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Shaving a long haired cat

May 1st, 2005, 12:01 PM
Minou appears to be a long haired cat (9weeks old) and this week she 'fluffed' out. . .its very very cute. . . she looks almost twice the size of her brother now! (Marty is short hair)

. . .anyways. . . my husband asked me if/when/how often we should shave her? I said I didn't know - but know some people who might! ;) ;) ;) ;)

Minou sits very nicely with Colin every night for brushes. . . .and has nice silky fur. . . She is very elegant!

Thanks for the help!

May 1st, 2005, 12:42 PM
I don't think you should shave her be/c the hair never grows back in the way it was. You can cut the hair tho with no probs. She will get shaved when she goes for her snip surgery of course but that will be on her belly underside.

May 1st, 2005, 12:47 PM
I know people who shave their long haireds every spring to get rid of all the mats and open it all up for summer. (you should buy a kitty muzzle if you do it though.)

May 1st, 2005, 01:44 PM
Gosh! I would never do that - I''d have it done properly by a groomer. Mind you, I've never owned a long haired cat but did have a poddle who required mega grooming. Never shaved him completely either! (People who show cats receommend you NEVER shave a cat completely or yuo ruin the original hair). Not that I show my cats, lol

May 1st, 2005, 01:49 PM
*LOL* Poor shaved little babies!! I can just imagine what those cats look like. . . .probably like Spinxes!!

Shaving Minou is not something we were planning on doing (at least not anytime soon, and only as a last resort) She is only a wee baby!! :love:, and definatly not by ourselves (groomer all the way!!! ;) ;) )

. . . we were just curious because me and my family with all the cats we had we've never had a long haired cat. . . .

I would hate for her not to have her fluffy new fur. . .she is just so pretty and elegant. . .


May 1st, 2005, 02:07 PM
Hi there. Your Minou sounds very lovely. Do you have any pics of her and her brother? Maybe I missed them..
As you've said she has a nice silky coat, and enjoys being combed and brushed... I'd say that you will never need to have her shaved at all. This is ideal, as there is no "benefit" to the shaving - other than to give them a fresh start for matted fur.

I have three long-haired cats - 2 Persians and a Ragdoll. Only one requires shaving, and I get her done at the groomers, in what is called a lion cut.
I would never attempt it myself. The average cost for this is $60.... though many groomers do not do cats.

Miranda is a long haired cat who hates being combed, and to make thing worse... has very fine cottony fur that matts easily. It's a battle of the fur that stresses us both. Getting her a lion cut twice a year gives both of us a break. It takes about six months to grow out the coat fully, although a cats tail takes about twice as long.. up to a year, so I never have her tail shaved.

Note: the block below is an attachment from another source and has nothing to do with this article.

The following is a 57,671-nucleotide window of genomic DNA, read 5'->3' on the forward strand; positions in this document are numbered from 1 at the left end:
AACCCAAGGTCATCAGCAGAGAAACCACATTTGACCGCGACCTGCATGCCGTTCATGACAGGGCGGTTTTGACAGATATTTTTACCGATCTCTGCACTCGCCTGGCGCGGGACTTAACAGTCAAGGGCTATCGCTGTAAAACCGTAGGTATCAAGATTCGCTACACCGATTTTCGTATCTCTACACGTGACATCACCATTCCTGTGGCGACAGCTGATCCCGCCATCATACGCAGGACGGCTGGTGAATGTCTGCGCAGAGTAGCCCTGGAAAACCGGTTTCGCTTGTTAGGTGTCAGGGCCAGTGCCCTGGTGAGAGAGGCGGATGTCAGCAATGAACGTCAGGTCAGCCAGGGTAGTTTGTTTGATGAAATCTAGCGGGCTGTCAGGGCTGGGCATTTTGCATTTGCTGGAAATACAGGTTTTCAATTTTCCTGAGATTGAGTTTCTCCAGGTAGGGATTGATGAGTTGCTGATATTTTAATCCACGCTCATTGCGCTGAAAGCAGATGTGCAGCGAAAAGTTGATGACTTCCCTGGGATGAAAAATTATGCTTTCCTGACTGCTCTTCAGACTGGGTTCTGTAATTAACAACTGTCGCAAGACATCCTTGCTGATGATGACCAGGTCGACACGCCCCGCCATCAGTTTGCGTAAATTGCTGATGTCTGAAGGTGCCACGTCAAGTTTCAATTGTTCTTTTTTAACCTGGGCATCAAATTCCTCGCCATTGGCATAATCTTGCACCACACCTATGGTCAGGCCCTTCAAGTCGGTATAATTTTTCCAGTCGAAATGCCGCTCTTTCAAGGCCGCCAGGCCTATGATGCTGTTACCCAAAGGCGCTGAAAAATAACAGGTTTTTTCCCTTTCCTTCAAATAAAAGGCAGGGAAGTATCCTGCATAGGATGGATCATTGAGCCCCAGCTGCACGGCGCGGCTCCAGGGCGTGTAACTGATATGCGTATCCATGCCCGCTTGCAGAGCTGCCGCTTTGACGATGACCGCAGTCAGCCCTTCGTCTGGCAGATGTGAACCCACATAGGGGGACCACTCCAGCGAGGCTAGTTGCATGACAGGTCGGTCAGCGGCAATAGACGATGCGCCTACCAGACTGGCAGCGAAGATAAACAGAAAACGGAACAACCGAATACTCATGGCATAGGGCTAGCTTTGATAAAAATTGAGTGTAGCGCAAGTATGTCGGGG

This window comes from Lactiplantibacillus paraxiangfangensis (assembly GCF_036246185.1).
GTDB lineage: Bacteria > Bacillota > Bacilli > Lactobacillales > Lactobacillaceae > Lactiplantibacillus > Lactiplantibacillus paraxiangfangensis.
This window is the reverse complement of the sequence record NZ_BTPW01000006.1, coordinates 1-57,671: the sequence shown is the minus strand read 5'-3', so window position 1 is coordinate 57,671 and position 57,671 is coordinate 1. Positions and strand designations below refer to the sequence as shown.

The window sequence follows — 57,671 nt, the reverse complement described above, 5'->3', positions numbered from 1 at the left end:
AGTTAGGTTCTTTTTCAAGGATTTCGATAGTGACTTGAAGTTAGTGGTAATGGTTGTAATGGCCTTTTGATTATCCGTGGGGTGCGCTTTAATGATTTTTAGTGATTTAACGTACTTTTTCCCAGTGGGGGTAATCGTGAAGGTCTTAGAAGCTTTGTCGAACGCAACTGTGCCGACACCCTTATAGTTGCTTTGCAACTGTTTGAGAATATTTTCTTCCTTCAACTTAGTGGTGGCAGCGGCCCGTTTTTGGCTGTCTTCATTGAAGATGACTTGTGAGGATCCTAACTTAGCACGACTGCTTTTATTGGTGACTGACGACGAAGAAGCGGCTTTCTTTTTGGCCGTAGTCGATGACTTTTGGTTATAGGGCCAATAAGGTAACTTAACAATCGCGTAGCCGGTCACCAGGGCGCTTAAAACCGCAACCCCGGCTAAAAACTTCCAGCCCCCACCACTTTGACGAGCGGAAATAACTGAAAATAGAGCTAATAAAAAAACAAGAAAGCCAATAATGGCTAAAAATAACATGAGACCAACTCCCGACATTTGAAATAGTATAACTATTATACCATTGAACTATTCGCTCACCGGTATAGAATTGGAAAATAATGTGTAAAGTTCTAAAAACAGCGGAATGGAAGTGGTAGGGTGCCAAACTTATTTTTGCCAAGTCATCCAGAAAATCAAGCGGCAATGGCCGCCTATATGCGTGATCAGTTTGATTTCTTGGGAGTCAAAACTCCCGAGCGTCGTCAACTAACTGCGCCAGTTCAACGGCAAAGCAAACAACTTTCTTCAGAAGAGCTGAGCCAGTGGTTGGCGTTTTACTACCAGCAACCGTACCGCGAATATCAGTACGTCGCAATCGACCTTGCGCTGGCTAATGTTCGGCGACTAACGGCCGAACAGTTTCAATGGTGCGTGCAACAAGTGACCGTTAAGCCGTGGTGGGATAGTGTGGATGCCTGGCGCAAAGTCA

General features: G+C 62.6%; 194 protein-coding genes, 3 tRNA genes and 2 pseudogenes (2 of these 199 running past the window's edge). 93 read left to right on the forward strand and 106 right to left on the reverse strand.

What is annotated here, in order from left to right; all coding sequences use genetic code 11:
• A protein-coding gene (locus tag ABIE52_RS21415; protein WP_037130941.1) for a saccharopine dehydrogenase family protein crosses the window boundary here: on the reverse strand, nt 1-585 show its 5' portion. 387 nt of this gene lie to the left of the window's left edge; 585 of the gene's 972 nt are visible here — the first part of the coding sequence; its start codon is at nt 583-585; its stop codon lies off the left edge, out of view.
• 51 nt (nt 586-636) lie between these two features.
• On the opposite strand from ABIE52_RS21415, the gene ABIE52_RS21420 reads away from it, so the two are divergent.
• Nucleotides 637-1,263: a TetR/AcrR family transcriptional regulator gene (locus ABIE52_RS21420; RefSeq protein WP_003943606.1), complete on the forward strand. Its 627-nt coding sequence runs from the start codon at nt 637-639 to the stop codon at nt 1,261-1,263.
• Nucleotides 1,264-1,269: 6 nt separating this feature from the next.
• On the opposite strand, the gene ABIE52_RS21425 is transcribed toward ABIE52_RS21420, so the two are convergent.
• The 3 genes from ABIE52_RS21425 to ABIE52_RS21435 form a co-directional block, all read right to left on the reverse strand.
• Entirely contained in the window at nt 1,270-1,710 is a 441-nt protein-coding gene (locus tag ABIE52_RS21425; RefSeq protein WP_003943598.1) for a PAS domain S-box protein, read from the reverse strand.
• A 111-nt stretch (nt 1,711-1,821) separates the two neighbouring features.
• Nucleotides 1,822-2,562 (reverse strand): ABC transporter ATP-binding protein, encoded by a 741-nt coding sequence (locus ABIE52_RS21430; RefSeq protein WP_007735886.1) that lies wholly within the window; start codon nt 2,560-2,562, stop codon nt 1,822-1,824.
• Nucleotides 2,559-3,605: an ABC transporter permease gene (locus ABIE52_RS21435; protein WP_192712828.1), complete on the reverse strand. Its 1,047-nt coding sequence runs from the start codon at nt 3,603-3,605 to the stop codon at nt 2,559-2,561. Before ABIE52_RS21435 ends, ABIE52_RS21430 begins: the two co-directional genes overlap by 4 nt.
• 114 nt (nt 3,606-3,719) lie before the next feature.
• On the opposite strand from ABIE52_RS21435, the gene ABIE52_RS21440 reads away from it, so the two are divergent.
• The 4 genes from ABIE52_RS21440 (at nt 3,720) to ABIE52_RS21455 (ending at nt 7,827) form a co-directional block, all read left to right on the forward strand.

Incidentally, shaving down the coat doesnt hurt it in any way - it grows out very nicely. The "only" exception is the "pointed" cats such as himalayans. If you shave them down, their fur sometimes grows back in much darker - the colour of their "points". This gives a kind of blotched look to the nice cream colour they should have. This may lighten up in time - but not always.

May 1st, 2005, 03:16 PM
Unless your cat is totally adverse to grooming, and I mean an older "set in their ways" cat that possibly has "issues", shaving is totally unnecessary. You already have begun the first important steps, and that is to get the kitten used to grooming and to enjoy it! Dogs and cats that have fur that is "not meant' to be shaved should only be done so in an emergency. I truly believe that you put your cat or dog through mental anguish as this is totally against the normality of being a cat or dog.

May 1st, 2005, 04:03 PM
Cflat,... yes, I completely agree that shaving down a cat is something that should generally be done as a last resort only.

That is why its so important to stay on top of their coat - and to introduce grooming at a very early age. The same with bathing your cat - if this is something that is required for the type of coat A clean coat is less likely to matt as quickly as a dirty one. But if you intend to do this - have to start at kittenhood. ;) and even then it may not "take".

There shouldnt be any problems in this case, as the owner and kitten are both on the right track - to make this a pleasant and relaxing time.

Shaving IS drastic...but sometimes the only way.

My cat is one with "issues" - and is also five years old.
She is very tempermental, hates being handled or held for "any" reason. So to restrain her for combing is stressful and upsetting to her. She struggles, becomes angry... then retaliates by scratching and biting. This is stressful ( and painful) for me.
So in my situation,a twice a year shaving is far less mental anguish than a daily battle with her. She just gradually grows out a new coat, by the time its fullly back in.. she is ready for another. We're both happier this way. :)

May 1st, 2005, 04:18 PM
Here is a pic the same day of shaving...

May 1st, 2005, 04:21 PM
A couple of months later.. half grown out...

May 1st, 2005, 05:08 PM